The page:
It is Obvious

Chris Rick has got altogether too much to say

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Even a stopped clock is right once a day

Posted by chrisrick13 on February 27, 2020

It is obvious: are you feeling lucky

I have banged on about a trigger for a long time.

I thought that leaving the EU was someone holding the trigger down on an automatic weapon.  Does not /did not seem to be the case.

The Covid-19 virus does seem to be that trigger.  At a time when many countries have been close to recession the virus is causing a big disruption in trade.  That is not the trigger though.  Italy has had a large outbreak of the virus.  An economy that is not in a robust state.  Now it has been taken out of the tourist industry for this summer.  Tourism is big for Italy but this year it is small.  I think that will be enough.  If not then the likes of Greece and Spain will suffer the same fate.

It will take a while to develop a vaccine.  Note, not a cure.  The virus seems to be mutating already so any vaccine might just be galloping along a few paces behind all the time.  The biggest hope is symptomatic drugs that will keep people alive when they are ill.  These drugs will be needed in large quantities.  Whole economies will revert just to keeping their populations alive.

Think of the lucky ones: already had the virus and recovered.  They have rolled the 2% dice and won!

Though where there is one there is always two.


It is obvious: are you feeling lucky – you are probably going to get the chance to find out

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EU Jimmy

Posted by chrisrick13 on February 17, 2020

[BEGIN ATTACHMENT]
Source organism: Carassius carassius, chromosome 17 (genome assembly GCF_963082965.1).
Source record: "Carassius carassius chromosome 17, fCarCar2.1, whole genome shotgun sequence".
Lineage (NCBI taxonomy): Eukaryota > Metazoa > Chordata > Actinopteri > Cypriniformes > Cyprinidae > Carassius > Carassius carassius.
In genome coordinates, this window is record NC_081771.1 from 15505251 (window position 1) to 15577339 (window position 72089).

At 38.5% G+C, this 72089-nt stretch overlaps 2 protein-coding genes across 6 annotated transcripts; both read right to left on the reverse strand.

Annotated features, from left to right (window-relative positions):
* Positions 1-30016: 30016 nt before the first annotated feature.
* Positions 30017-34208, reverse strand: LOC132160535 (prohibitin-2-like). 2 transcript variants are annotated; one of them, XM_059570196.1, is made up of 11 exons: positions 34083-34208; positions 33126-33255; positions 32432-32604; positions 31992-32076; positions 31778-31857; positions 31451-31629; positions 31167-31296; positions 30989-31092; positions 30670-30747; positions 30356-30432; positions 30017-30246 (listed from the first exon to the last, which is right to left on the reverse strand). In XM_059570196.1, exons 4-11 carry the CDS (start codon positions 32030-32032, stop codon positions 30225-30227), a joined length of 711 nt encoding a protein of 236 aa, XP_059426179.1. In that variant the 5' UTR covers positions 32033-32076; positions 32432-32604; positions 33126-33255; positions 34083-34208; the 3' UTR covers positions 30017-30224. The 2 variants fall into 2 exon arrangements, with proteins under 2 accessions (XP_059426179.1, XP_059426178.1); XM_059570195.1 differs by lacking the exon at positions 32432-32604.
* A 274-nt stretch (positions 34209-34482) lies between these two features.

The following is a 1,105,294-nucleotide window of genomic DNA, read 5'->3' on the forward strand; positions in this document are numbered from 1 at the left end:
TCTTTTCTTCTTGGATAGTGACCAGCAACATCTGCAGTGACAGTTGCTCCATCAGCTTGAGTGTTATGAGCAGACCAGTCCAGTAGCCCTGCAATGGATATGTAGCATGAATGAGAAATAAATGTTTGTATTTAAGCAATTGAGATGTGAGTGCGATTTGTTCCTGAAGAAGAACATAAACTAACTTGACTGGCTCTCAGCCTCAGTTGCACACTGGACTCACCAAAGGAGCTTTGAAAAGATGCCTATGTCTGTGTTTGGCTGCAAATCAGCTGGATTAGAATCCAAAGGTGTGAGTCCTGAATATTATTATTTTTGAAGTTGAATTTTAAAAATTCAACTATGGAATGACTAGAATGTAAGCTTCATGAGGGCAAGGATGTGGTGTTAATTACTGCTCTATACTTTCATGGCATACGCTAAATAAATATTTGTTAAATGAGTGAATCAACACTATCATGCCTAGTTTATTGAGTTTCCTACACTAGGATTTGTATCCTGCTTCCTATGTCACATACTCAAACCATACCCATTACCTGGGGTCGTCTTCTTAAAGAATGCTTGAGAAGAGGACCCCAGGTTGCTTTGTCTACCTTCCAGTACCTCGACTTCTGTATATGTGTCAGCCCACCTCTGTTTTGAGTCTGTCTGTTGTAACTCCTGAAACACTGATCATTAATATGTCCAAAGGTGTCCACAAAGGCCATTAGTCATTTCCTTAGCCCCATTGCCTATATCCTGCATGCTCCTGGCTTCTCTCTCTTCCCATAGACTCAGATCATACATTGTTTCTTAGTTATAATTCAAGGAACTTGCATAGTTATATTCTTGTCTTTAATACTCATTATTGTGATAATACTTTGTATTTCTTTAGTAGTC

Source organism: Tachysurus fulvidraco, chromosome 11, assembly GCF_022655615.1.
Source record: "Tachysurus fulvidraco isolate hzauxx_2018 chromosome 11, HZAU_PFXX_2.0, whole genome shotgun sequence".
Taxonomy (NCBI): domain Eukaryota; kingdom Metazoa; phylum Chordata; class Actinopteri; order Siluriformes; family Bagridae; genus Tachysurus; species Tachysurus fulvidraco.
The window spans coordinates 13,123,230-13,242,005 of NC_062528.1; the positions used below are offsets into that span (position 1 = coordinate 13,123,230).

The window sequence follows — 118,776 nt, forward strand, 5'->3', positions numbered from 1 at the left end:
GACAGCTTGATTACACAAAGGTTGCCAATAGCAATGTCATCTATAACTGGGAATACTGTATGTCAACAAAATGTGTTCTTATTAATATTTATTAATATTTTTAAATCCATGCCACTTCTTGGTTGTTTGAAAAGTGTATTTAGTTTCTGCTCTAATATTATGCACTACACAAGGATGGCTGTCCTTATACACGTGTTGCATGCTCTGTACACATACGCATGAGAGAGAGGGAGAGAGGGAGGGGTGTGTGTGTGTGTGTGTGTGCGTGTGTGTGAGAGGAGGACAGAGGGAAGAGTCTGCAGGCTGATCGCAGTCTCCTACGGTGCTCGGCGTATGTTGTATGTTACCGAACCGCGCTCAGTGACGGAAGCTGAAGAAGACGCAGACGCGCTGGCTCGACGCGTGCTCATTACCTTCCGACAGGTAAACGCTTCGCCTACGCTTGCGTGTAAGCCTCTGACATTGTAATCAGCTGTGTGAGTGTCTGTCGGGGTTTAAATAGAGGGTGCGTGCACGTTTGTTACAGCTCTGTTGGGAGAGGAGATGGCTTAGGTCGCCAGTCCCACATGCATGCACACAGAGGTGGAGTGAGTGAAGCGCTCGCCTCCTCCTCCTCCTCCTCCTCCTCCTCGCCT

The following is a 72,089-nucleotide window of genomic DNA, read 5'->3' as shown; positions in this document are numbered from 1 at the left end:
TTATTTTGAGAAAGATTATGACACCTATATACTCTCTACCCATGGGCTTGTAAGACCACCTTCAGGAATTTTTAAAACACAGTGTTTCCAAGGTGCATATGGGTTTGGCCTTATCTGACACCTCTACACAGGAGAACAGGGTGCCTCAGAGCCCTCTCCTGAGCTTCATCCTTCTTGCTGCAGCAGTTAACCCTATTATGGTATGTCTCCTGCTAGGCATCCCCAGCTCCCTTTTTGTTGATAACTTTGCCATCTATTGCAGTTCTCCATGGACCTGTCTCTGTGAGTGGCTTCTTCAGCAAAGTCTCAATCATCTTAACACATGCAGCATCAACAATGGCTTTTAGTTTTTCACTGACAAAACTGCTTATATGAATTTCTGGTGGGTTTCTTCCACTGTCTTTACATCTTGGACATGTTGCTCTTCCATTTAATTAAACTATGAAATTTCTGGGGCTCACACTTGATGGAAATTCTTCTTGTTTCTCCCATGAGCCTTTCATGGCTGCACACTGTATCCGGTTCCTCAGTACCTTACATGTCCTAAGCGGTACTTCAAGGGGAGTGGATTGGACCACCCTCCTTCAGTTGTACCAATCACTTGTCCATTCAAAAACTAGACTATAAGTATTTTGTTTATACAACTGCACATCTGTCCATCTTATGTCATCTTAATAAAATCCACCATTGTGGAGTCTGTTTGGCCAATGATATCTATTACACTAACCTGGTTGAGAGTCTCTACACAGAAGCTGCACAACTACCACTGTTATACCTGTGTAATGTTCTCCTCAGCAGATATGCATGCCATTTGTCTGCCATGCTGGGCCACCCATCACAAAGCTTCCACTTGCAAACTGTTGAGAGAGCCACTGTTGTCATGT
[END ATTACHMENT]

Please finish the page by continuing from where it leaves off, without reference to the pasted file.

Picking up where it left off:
It is obvious: anyone can predict what will happen

I have kept away from writing blogs during Brexit as my heart could not handle the increased blood pressure.

I think we are now going to leave the EU as we voted 3 years ago and re-confirmed a few months ago. The right thing for all the wrong reasons.

There has been a huge amount of media coverage of the pluses and minuses of leaving. None of them cover anything but the economic consequences. And nobody can predict those consequences. Look at all the economic predictions by the BoE, the IMF, the ECB and many ‘think tanks’. The ink is barely dry and they are revising them. Nobody knows.

I think that there will be a period of chaos and then with a lot of gainers an losers things will go to pretty much as they were before. There is enough concern about chlorine washed chicken and the like that we will erect all the mechanisms needed. Don’t panic.

I was sanguine about Brexit as I believed that there would not be an EU to leave soon enough. However I have often said that things go on for much longer than you ever think possible – there still is an EU.